The GPU (graphics processing unit) universe grew Monday with releases from two major providers targeting distinct functions and markets.
Nvidia announced the availability of the inaugural chips in its new Geforce GTX 200 line of graphic processors. The GTX 280 and GTX 260 have 1.4 billion transistors and 192 to 240 processor cores.
AMD also unveiled its own new GPU, the FireStream 9250.
Unlike multi-core central processing units (CPUs), which involve connecting multiple CPUs together, GPUs are a single chip with millions — or in the case of the GTX 200 series, more than 1 billion — transistors on each chip.
Nvidia’s 200 series offers PC users 50 percent more gaming performance over Nvidia’s GeForce 8800 Ultra GPU and 9800 series GPU, the company claimed.
Featuring parallel and multi-threaded architecture, the flagship line is targeted at the enthusiast segment, according to Nvidia.
The chips are intended to boost performance for DirectX 10 games and are the first to include recently acquired Ageia’s PhysX technology. PhysX is a bit of middleware, both hardware and software, designed to infuse games with reality-based physical responses. A rock pinged by a bullet in a game will respond as it would in the real world, for example.
The company is also readying to deliver its GeForce PhysX technology, according to Jason Paul, senior product manager at Nvidia.
“Within a couple weeks, we’ll be rolling out our GeForce PhysX driver, which is going to allow the GPU to basically do a PhysX simulation to bring a whole new class of gaming effects on to the processor,” he told TechNewsWorld.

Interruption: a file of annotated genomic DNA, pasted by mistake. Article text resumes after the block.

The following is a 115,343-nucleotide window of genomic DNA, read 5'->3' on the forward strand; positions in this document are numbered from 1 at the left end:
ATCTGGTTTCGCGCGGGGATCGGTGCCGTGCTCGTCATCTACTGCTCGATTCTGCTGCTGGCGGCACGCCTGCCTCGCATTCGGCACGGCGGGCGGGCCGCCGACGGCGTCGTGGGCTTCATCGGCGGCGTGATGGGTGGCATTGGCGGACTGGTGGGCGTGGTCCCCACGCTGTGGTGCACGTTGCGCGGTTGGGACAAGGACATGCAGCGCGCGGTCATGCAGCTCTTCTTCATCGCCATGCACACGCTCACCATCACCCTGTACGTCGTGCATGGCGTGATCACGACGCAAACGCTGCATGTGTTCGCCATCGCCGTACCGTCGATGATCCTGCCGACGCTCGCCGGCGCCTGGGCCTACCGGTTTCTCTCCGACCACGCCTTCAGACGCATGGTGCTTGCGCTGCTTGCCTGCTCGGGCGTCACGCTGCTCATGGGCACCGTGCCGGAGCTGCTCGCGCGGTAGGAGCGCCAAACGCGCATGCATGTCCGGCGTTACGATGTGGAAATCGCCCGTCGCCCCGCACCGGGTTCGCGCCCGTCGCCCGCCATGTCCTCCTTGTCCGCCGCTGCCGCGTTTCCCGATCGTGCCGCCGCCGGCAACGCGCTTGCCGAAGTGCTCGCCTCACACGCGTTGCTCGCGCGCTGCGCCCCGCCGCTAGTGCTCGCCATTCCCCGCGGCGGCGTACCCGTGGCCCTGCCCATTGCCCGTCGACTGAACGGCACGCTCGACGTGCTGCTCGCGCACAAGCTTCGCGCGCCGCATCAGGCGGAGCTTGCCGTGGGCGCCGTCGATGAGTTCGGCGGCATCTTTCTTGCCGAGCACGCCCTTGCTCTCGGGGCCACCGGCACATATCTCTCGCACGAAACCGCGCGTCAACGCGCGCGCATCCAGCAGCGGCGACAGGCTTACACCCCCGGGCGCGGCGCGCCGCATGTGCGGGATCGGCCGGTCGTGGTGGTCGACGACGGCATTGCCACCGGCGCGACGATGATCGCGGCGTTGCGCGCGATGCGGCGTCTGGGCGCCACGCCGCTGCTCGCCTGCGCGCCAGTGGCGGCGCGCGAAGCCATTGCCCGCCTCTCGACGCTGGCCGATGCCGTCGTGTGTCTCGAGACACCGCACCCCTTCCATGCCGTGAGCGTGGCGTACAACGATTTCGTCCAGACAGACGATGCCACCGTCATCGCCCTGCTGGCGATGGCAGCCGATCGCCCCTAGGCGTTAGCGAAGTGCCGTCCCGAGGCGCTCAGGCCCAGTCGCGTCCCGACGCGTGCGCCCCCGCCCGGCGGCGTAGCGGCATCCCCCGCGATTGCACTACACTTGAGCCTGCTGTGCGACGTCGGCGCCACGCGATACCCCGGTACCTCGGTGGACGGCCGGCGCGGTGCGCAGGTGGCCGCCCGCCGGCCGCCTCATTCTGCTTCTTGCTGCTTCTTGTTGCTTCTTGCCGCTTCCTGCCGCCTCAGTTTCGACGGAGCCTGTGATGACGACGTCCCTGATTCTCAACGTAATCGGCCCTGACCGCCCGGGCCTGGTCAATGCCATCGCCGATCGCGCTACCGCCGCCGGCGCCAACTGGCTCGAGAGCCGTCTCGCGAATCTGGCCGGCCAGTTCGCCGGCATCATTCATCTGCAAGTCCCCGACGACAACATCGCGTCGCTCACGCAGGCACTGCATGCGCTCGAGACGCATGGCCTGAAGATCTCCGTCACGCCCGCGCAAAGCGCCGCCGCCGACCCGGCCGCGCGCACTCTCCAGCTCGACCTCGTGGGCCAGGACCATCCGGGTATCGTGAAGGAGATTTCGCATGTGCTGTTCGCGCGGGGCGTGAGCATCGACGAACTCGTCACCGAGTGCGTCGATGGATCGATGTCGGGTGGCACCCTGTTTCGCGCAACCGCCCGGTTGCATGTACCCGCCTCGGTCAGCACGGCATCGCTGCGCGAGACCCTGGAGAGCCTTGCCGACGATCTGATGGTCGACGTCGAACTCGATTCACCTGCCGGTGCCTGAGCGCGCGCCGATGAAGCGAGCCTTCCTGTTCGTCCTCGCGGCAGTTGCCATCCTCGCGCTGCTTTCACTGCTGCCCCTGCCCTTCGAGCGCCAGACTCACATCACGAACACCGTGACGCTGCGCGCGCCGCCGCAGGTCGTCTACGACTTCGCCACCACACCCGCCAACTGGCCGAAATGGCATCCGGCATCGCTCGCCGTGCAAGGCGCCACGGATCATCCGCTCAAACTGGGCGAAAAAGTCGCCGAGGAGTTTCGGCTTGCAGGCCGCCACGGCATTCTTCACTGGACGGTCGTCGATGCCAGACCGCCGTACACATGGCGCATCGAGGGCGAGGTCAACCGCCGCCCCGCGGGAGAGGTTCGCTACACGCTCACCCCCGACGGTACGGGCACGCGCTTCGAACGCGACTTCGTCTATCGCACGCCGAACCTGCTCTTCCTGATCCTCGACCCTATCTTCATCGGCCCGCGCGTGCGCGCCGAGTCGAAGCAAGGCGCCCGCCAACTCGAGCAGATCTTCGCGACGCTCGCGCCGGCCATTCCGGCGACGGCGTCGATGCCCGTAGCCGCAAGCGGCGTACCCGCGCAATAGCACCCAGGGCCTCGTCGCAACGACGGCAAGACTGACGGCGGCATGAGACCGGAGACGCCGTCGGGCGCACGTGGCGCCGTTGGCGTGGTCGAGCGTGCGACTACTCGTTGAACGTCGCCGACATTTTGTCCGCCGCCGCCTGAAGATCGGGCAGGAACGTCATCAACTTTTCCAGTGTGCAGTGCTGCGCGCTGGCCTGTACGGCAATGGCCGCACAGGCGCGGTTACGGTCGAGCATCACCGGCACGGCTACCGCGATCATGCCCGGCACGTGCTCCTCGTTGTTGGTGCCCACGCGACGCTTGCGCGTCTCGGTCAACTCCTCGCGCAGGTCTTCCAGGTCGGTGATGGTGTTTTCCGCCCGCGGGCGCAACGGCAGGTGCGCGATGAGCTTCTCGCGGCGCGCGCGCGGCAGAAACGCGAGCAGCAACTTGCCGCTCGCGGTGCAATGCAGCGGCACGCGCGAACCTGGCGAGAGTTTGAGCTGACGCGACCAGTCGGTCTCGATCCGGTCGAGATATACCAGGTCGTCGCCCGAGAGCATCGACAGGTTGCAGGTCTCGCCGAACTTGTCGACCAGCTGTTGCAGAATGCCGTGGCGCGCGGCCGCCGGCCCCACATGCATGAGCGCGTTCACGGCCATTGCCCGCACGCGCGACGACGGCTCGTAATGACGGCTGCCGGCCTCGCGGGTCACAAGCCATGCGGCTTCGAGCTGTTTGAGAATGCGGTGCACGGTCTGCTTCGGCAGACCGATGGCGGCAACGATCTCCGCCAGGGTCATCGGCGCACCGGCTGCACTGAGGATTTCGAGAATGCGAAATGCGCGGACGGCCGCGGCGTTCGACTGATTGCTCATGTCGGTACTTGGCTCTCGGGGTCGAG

The GTX 200 series sports twice the transistors of the GeForce 9800 GPU line, and the bulk of its 1.4 billion transistors are used as the GPU performs the necessary mathematical calculations for 3-D rendering. The remaining 280 million or so transistors, give or take, go to work helping to pump up the number of cores on each processor, boosting the count from 128 to 240 (on the GTX 280) and 192 (on the GTX 260).
The extra power enables GeForce GTX 200 chips to serve double duty, taking the hardware beyond the realm of gaming and into the field of high calculation computing. Combined with Nvidia’s Compute Unified Device Architecture (CUDA), that allows developers to design applications that run using a GPU.
“One of the things we’re doing beyond gaming is introducing a whole new set of non-graphic applications that are running on the GPU using the compute architecture inside the GTX 200, as well as our CUDA technology,” Paul explained.
Folding@Home, for example, is a distributed computation program created at Stanford University that gathers computing power from millions of consumer’s GPUs to perform complex calculations. Folding@Home and other similar applications run upwards of 140 times faster on the Nvidia processor than on traditional CPUs, Nvidia said.
“This is due to the much more highly parallel and multi-threaded nature of the architecture and the raw floating point processing power available in the architecture,” Paul said.
“The CPU is very good at doing serial instruction intensive operations. Graphics processors are very good at doing data-intensive, highly parallel operations. So, the key here is getting a good mix of graphics processor and CPU on your system to handle all of these applications that really have a combination of serial and parallel operations,” he added.
The GeForce GTX 280 will be available June 26 with a price of US$649. The GTX 260, priced at $399, is currently available.
Meanwhile, Nvidia rival AMD’s FireStream 9250 processor is designed with an architecture distinctly different than the Nvidia chips. AMD’s latest entry in the GPU market is a stream processor designed to boost critical algorithms in high-performance computing (HPC) in addition to more mainstream and consumer-type applications.
The FireSteam features 1 GB of GDDR3 (Graphics Double Data Rate 3) memory and includes a second-generation double-precision floating point hardware implementation that enables 200 gigaFLOPs, according to AMD. The compact-sized GPU is designed for small 1U servers, desktop systems, workstations and larger servers.
The FireStream 9250 and its supporting SDK (software development kit) will hit the market in the third-quarter of 2008 with a price of $999.